Curcumin: Exercise engenders repetitive stress injury. Whether it’s muscles, tendons, ligaments or joints, every athlete encounters it. That’s because exertion promotes free radicals and inflammation. Curcumin is a potent antioxidant and anti-inflammatory. In contrast to NSAIDs like ibuprofen, curcumin doesn’t simply mask pain while accelerating cartilage deterioration. A review of curcumin for athletic performance concludes, “Participants supplemented with curcumin displayed reduced inflammation and oxidative stress, decreased pain and muscle damage, superior recovery and muscle performance . . .” These days I’m using liquid Turmeric Liposome Complex by Future Pharm in convenient dropper form.

EFAs: For the same reason that curcumin is useful against inflammation, it’s good for athletes to load up on Omega-3s. A study in the Journal of the International Society of Sports Nutrition concludes: “Our data indicates N-3 PUFA supplementation improved peripheral neuromuscular function and aspects of fatigue.”

CoQ10 or Ubiquinol: These substances work to support mitochondrial energy production. A study of CoQ10 administration concluded it,“tended to increase time to exhaustion.” I’ll take some of that!

NAD: Another mitochondrial support supplement, it comes in various forms. My preferred NAD product is TruNiagen. While its role in promoting exercise performance remains controversial, boosting muscle levels of NAD seems like a plausible way to extend aerobic capacity. NAD can restore age-related muscle deterioration, research finds.

DHEA: Dehydroandrosterone is a weak anabolic steroid. As such, its use by professional athletes is prohibited, but I’m an amateur. DHEAhas mood-supportive and anti-aging effects. According to a recent study, “DHEA replacement has the additional beneficial effect of enhancing the increases in muscle mass and strength induced by heavy resistance exercise in elderly women and men.”

Dietary nitrates: Derived from beets, these plant substances promote nitric oxide, a known vasodilator, boosting blood flow. Frequently used by athletes, studies demonstrate that they can improve performance and endurance. My favorite is professional-grade Berkeley Nitric Oxide Support.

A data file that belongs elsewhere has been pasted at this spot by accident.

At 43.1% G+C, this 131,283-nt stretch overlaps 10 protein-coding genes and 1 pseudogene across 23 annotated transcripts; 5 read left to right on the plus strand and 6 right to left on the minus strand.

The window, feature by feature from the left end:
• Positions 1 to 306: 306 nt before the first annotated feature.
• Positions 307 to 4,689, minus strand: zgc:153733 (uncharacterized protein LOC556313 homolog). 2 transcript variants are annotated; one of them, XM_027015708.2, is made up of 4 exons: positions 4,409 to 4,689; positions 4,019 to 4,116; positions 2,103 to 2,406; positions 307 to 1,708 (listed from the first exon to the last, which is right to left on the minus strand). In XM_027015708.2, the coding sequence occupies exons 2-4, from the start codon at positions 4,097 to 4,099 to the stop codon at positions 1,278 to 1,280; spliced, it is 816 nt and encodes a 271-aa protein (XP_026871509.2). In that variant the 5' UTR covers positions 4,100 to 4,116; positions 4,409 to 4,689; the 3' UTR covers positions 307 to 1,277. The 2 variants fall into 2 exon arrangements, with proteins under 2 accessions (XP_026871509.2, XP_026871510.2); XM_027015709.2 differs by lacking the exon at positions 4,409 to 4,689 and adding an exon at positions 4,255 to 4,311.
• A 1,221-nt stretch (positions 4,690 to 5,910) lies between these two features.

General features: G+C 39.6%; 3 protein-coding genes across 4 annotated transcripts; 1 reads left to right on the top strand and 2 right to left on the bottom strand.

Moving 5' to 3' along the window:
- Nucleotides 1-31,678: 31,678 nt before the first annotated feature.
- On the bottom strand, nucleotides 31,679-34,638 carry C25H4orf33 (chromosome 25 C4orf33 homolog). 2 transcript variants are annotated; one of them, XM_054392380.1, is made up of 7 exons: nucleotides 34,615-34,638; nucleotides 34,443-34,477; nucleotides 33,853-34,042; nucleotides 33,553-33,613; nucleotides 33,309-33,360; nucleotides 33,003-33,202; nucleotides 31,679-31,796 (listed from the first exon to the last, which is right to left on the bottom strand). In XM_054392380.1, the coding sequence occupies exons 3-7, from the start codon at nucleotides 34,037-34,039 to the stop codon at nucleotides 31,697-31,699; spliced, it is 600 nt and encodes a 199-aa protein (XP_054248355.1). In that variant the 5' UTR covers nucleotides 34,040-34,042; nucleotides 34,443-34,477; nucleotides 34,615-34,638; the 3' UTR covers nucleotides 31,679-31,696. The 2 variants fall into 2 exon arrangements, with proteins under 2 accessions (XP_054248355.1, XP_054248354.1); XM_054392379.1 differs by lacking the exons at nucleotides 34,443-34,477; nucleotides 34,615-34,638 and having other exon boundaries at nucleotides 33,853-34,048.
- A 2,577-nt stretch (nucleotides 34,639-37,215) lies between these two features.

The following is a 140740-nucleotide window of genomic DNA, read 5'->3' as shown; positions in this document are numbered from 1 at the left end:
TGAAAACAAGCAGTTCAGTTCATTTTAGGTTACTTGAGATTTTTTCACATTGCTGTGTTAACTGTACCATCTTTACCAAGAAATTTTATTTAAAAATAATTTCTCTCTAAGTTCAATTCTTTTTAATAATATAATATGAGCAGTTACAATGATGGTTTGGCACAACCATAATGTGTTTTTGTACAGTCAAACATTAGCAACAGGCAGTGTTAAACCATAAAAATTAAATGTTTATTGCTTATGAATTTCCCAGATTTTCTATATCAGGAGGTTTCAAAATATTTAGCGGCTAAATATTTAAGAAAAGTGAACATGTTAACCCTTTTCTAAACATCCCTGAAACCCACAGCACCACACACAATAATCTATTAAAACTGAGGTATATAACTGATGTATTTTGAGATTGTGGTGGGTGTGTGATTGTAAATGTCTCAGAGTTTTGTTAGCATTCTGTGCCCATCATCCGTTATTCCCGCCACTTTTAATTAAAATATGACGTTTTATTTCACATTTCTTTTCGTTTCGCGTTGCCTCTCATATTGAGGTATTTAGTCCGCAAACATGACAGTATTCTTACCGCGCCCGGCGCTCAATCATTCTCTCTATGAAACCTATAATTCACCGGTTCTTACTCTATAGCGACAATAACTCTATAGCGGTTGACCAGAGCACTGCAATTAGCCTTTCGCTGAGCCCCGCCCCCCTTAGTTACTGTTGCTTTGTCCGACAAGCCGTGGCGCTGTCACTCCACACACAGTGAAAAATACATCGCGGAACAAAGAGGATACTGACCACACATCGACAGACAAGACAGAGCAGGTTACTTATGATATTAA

Magnesium: An essential cofactor for muscle metabolism, magnesium is frequently depleted with perspiration and under stressful conditions. Cardinal symptoms of magnesium deficiency are cramps and muscle weakness. It’s been theorized that magnesium could enhance exercise performance. I like to spike my water bottle with stevia-infused Reacted Magnesium powder for long bike rides.

Vitamin D: There’s evidence that vitamin D plays a role in muscle strength, but it’s not clear whether getting your D via sunlight exposure or oral supplementation is preferable. Vitamin D is said to improve athletic performance when administered to vitamin D deficient athletes. The Chicago Blackhawks hockey team became the first Vitamin D teamin modern professional sports history in 2009. They went on to win the Stanley Cup in 2010.

Urolithin A: Marketed as Mitopure™️, Urolithin A is derived from pomegranates. Research demonstrates it’s a mitochondrial enhancer, with the potential to improve muscle function.

NTFactor®: I’ve long been a fan of NTFactor® for its energy-boosting effects. It restores the efficiency of mitochondria, and is well-studied for its ability to reverse fatigue and combat aging.

Glucosamine/chondroitin: When it comes to athletics, you’re only as good as your joints. That’s why I’ve been an inveterate user since the 90s. While, admittedly, studies on glucosamine/chondroitin for osteoarthritis have yielded mixed results, research supports its use by athletes to speed recovery from injuries.

I wonder how many Olympians are using some of these?